Spry1 and Spry4 differentially regulate human aortic smooth muscle cell phenotype via Akt/FoxO/myocardin signaling.

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Center for Molecular Medicine, Maine Medical Center Research Institute

Journal Title

PLoS One

MeSH Headings

Aorta, Cell Differentiation, Cell Line, Cells, Cultured, Forkhead Box Protein O3, Forkhead Transcription Factors, Gene Expression, Gene Expression Regulation, Humans, Intracellular Signaling Peptides and Proteins, Membrane Proteins, Myocytes, Smooth Muscle, Nerve Tissue Proteins, Nuclear Proteins, Phenotype, Phosphoproteins, Proto-Oncogene Proteins c-akt, Signal Transduction, Trans-Activators, Transcription, Genetic


BACKGROUND: Changes in the vascular smooth muscle cell (VSMC) contractile phenotype occur in pathological states such as restenosis and atherosclerosis. Multiple cytokines, signaling through receptor tyrosine kinases (RTK) and PI3K/Akt and MAPK/ERK pathways, regulate these phenotypic transitions. The Spry proteins are feedback modulators of RTK signaling, but their specific roles in VSMC have not been established.

METHODOLOGY/PRINCIPAL FINDINGS: Here, we report for the first time that Spry1, but not Spry4, is required for maintaining the differentiated state of human VSMC in vitro. While Spry1 is a known MAPK/ERK inhibitor in many cell types, we found that Spry1 has little effect on MAPK/ERK signaling but increases and maintains Akt activation in VSMC. Sustained Akt signaling is required for VSMC marker expression in vitro, while ERK signaling negatively modulates Akt activation and VSMC marker gene expression. Spry4, which antagonizes both MAPK/ERK and Akt signaling, suppresses VSMC differentiation marker gene expression. We show using siRNA knockdown and ChIP assays that FoxO3a, a downstream target of PI3K/Akt signaling, represses myocardin promoter activity, and that Spry1 increases, while Spry4 decreases myocardin mRNA levels.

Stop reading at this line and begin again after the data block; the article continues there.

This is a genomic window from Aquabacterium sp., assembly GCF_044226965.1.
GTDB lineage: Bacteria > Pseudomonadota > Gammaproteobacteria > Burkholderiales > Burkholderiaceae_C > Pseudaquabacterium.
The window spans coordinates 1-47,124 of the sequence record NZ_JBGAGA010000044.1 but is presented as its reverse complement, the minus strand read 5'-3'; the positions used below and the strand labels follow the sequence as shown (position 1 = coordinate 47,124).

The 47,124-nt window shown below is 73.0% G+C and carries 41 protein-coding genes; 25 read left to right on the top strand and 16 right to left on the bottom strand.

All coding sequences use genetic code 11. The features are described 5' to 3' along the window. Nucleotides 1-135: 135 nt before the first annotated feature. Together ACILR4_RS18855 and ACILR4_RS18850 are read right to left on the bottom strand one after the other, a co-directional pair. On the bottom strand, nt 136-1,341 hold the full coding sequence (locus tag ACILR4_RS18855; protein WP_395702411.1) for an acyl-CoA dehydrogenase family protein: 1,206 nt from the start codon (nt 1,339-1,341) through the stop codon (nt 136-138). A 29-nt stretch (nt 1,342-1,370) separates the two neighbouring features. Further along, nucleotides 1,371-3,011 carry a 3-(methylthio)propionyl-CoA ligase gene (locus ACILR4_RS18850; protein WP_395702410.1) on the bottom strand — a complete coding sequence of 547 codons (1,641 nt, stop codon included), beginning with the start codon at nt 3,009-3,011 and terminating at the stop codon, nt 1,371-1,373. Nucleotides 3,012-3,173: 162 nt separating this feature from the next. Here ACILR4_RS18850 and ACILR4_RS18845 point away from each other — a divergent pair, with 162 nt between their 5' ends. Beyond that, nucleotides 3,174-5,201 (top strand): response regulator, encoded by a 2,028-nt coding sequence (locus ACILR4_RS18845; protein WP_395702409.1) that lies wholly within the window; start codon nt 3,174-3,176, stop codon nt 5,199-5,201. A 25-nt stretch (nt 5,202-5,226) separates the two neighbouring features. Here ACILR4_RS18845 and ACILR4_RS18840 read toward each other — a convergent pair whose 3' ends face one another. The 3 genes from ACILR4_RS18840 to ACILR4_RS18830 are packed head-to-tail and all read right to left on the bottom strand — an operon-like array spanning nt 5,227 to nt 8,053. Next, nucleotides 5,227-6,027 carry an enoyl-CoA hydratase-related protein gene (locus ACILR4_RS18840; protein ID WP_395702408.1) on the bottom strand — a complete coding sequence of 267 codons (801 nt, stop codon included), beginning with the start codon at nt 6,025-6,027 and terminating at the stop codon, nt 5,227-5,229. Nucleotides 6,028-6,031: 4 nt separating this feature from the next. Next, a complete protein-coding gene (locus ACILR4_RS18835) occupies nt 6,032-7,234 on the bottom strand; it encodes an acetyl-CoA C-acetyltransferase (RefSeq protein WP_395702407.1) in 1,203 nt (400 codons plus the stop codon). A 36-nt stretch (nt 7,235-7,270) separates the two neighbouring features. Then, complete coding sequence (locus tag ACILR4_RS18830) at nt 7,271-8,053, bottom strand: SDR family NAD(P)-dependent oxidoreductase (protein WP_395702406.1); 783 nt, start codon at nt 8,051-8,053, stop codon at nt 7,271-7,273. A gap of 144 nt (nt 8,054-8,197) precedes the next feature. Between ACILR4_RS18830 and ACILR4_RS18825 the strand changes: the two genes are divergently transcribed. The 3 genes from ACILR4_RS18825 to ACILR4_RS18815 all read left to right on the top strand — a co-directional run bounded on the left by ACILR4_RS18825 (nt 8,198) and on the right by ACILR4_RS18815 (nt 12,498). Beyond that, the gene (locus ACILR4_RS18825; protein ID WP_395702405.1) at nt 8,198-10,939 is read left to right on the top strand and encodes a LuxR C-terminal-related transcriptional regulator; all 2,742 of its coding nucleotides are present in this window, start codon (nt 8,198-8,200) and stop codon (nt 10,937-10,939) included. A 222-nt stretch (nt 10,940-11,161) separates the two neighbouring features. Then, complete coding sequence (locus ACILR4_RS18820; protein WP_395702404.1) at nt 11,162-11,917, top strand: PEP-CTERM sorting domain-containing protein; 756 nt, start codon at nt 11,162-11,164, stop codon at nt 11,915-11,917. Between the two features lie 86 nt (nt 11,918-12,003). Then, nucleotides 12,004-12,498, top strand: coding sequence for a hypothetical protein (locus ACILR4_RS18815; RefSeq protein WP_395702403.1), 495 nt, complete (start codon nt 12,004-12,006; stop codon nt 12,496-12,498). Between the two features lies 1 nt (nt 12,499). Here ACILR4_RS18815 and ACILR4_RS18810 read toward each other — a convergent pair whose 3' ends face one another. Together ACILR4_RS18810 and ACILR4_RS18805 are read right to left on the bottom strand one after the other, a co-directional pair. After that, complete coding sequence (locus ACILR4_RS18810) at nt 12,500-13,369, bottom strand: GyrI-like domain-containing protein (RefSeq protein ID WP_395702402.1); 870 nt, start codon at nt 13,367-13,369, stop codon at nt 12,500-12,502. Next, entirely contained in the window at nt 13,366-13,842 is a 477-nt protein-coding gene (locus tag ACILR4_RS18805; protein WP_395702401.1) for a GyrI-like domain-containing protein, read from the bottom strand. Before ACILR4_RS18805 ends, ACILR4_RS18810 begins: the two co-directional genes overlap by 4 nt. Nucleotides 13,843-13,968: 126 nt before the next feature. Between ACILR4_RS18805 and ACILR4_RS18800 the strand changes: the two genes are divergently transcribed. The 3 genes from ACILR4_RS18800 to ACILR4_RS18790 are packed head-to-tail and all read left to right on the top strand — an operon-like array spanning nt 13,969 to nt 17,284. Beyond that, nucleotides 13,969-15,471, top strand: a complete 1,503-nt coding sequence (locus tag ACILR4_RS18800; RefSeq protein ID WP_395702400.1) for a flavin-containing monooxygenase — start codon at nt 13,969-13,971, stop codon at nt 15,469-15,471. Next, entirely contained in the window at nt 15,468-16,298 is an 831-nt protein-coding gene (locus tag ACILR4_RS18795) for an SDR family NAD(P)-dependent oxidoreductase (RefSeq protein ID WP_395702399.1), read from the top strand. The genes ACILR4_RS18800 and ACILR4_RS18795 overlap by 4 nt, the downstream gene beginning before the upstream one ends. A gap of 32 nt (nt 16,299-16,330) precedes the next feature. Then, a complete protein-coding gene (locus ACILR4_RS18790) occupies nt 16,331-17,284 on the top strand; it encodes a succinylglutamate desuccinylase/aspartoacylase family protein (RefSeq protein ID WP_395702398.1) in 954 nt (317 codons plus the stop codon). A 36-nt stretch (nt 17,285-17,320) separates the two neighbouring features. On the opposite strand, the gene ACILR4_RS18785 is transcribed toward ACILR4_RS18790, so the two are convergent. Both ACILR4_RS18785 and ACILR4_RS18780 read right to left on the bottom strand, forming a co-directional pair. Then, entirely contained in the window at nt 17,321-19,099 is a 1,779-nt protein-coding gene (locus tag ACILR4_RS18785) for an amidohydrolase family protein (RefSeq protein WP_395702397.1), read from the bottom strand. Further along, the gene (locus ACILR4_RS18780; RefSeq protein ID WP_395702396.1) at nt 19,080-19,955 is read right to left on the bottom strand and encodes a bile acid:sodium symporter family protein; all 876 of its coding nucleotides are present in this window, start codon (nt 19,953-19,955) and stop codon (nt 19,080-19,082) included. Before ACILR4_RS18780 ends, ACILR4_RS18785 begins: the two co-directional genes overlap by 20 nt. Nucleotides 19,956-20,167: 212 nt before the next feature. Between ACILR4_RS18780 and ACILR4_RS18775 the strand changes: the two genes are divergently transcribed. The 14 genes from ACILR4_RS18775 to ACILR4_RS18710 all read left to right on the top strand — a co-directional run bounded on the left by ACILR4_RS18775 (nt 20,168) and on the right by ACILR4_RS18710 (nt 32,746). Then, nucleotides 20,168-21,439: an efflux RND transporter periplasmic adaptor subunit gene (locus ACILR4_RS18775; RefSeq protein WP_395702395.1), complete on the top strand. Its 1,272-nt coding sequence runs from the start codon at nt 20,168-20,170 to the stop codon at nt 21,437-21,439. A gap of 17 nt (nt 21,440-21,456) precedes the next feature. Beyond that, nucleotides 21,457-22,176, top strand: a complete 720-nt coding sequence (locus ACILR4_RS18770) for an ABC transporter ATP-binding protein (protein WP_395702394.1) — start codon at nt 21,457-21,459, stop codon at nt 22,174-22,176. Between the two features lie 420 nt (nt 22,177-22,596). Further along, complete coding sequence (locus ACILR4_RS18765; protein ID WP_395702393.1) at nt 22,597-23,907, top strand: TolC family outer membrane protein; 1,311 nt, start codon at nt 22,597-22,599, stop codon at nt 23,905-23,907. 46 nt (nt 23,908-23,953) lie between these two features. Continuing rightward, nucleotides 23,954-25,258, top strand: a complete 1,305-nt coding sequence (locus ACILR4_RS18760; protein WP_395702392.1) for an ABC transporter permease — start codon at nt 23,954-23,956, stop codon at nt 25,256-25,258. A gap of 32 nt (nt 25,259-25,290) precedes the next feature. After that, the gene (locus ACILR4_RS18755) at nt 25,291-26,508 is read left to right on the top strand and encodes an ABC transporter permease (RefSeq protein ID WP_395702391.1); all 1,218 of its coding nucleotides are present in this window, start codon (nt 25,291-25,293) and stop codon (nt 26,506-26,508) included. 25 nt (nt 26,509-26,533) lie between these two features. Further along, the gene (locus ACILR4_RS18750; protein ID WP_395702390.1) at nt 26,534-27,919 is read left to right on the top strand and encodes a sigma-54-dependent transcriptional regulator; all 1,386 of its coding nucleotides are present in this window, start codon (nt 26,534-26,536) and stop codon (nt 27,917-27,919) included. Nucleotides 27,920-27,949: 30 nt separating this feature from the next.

CONCLUSIONS: Together, these data indicate that Spry1 and Spry4 have opposing roles in VSMC phenotypic modulation, and Spry1 maintains the VSMC differentiation phenotype in vitro in part through an Akt/FoxO/myocardin pathway.



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